Books At Auction
The other day, at the end of our Writers’ Guild meeting, a common theme arose in conversation: how do we find a publisher and market our books to the right demographic segment to be successful?
Questions like this are a common staple of the many many websites out there to help struggling writers get their stuff out into the world and be successful writers. This post won’t be about that per se, but about another side to publishing.
The next day I am at work and in this slow moment I check out what the Pocket app has to show me on a new tab on the FireFox web browser. One of the items was a New York Times article (https://www.nytimes.com/2021/05/23/books/zakiya-dalila-harris-other-black-girl.html – likely behind a pay wall) about a book by first time author, Zakiya Dalila Harris, who has actually worked in the publishing industry (as an Assistant Editor at Knopf Doubleday).
The book’s name is “The Other Black Girl”
Now when you look at all those websites designed to help you be a better author and be successful with your writing they’re not only talking about which publishers you should or shouldn’t go for they’re also trying to dial your expectations down to something approaching reality. “Don’t quit your day job just yet” is one of the more common pieces of advice given to new authors.
That is because new books by unknown authors tend not to get a huge reception. Until you build readership numbers respectable enough for a publisher to see a profit there you are not going to be wooed by, or get a good reception from, big publishing houses.
So I was rather surprised to read the following line which I’ll quote here:
“ … her debut novel, “The Other Black Girl,” and it has captivated the publishing industry’s attention since it sold at auction to Atria Books for more than $1 million. A television series, whose pilot Harris is writing with Rashida Jones (“#blackAF,” “Parks and Recreation”), is planned for Hulu.”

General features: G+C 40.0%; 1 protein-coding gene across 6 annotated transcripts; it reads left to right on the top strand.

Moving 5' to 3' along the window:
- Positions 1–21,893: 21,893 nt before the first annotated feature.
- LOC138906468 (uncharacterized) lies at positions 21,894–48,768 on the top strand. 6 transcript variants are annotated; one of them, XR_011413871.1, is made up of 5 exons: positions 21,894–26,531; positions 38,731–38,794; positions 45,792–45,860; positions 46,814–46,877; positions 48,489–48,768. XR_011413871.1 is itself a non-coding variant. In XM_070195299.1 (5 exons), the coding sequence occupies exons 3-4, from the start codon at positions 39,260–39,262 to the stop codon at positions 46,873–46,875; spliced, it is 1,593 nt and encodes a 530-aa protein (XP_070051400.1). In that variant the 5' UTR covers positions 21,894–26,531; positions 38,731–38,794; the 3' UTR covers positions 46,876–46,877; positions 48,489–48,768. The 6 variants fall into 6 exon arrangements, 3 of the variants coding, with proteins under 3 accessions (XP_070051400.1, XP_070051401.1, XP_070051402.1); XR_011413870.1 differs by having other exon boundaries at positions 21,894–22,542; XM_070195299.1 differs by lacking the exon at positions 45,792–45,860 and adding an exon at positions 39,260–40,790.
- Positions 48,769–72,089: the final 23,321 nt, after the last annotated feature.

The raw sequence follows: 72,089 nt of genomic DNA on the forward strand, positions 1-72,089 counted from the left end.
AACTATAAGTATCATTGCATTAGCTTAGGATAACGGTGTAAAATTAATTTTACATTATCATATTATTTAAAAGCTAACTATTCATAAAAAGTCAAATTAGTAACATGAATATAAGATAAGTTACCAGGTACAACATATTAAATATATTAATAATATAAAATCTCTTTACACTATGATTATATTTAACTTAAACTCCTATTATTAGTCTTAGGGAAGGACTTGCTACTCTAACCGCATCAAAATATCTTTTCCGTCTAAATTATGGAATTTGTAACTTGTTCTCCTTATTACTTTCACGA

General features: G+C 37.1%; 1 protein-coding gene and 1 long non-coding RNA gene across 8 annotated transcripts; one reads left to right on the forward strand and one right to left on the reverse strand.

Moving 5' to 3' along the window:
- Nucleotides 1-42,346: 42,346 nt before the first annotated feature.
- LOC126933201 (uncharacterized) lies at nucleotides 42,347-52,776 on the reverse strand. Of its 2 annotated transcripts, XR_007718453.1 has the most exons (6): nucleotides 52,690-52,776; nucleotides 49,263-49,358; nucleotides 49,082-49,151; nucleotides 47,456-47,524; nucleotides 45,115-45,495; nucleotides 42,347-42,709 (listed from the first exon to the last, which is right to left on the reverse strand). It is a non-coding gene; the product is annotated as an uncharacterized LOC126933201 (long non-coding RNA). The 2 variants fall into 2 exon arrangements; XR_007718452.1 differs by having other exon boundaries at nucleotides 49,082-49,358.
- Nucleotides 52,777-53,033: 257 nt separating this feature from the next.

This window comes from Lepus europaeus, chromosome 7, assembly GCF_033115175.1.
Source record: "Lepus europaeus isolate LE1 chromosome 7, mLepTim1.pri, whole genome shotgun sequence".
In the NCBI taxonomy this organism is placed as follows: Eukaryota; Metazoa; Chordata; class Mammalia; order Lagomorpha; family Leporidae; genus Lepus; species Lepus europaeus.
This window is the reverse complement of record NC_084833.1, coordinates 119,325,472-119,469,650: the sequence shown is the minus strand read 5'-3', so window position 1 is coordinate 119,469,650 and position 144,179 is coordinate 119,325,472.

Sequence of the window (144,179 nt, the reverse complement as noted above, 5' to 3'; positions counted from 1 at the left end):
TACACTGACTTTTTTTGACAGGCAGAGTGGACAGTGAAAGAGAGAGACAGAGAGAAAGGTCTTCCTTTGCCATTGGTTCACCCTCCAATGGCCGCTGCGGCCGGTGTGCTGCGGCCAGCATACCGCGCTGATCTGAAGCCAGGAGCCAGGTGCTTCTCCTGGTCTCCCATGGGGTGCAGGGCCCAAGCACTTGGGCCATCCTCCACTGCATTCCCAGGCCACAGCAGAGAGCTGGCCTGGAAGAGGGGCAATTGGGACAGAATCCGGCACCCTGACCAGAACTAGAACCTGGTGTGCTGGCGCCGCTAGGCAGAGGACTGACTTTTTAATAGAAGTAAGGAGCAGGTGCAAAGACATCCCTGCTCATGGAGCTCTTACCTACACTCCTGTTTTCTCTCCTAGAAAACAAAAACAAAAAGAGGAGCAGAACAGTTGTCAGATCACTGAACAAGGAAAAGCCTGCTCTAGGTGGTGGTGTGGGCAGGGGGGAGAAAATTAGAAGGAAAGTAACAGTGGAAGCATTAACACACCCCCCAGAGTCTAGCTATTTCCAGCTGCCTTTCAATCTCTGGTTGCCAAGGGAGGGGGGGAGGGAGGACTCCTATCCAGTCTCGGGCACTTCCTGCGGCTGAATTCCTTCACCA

“sold at auction” . . . how often do you hear that? I didn’t think publishers ever fought over a first time book unless it was by a Celebrity of some other ‘Personage’ with a guaranteed fandom that would buy anything they wrote.
From this HuffPost article https://www.huffpost.com/entry/book-auctions_b_935645
Not long after U.S. Airways Captain Chesley “Sully” Sullenberger dramatically landed Flight 1549 in the Hudson River, his memoir sold at auction to publishing house William Morrow for between $2.5 million and $3.2 million. In another auction, Tina Fey’s book of humorous essays went from $5.5 million to $6 million, while former President Jimmy Carter’s White House diaries sold for “around $1 million“ according to underbidders.
All qualify as celebrities.
So ‘Book Auctions’? Apparently book auctions take place on a daily basis.
But unless you have some sort of reputation that gives you ‘marketability’ you should put off wishing your book would go to auction for a while – at least until the world knows who you are and a publisher can be more confident of sales numbers.
For more on Book Auctions and the hows and whys of them check out the HuffPost article.